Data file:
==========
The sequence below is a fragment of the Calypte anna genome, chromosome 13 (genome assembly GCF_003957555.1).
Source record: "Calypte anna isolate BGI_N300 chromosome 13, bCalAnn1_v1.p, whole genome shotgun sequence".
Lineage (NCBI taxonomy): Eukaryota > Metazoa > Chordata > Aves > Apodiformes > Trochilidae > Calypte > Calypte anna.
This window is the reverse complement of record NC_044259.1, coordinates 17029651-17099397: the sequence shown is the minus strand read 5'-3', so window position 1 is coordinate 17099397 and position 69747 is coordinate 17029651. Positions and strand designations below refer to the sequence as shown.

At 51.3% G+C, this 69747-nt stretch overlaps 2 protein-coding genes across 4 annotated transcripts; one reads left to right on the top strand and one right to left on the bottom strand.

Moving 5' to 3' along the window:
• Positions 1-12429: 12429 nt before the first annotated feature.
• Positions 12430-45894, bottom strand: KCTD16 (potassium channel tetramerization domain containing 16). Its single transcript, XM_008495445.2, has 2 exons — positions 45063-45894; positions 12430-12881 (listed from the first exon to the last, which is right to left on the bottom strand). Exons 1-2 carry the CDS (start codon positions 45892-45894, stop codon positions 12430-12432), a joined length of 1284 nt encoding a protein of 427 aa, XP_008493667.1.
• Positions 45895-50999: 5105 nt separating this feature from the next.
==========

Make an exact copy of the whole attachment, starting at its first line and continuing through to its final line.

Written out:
The sequence below is a fragment of the Calypte anna genome, chromosome 13 (genome assembly GCF_003957555.1).
Source record: "Calypte anna isolate BGI_N300 chromosome 13, bCalAnn1_v1.p, whole genome shotgun sequence".
Lineage (NCBI taxonomy): Eukaryota > Metazoa > Chordata > Aves > Apodiformes > Trochilidae > Calypte > Calypte anna.
This window is the reverse complement of record NC_044259.1, coordinates 17029651-17099397: the sequence shown is the minus strand read 5'-3', so window position 1 is coordinate 17099397 and position 69747 is coordinate 17029651. Positions and strand designations below refer to the sequence as shown.

At 51.3% G+C, this 69747-nt stretch overlaps 2 protein-coding genes across 4 annotated transcripts; one reads left to right on the top strand and one right to left on the bottom strand.

Moving 5' to 3' along the window:
• Positions 1-12429: 12429 nt before the first annotated feature.
• Positions 12430-45894, bottom strand: KCTD16 (potassium channel tetramerization domain containing 16). Its single transcript, XM_008495445.2, has 2 exons — positions 45063-45894; positions 12430-12881 (listed from the first exon to the last, which is right to left on the bottom strand). Exons 1-2 carry the CDS (start codon positions 45892-45894, stop codon positions 12430-12432), a joined length of 1284 nt encoding a protein of 427 aa, XP_008493667.1.
• Positions 45895-50999: 5105 nt separating this feature from the next.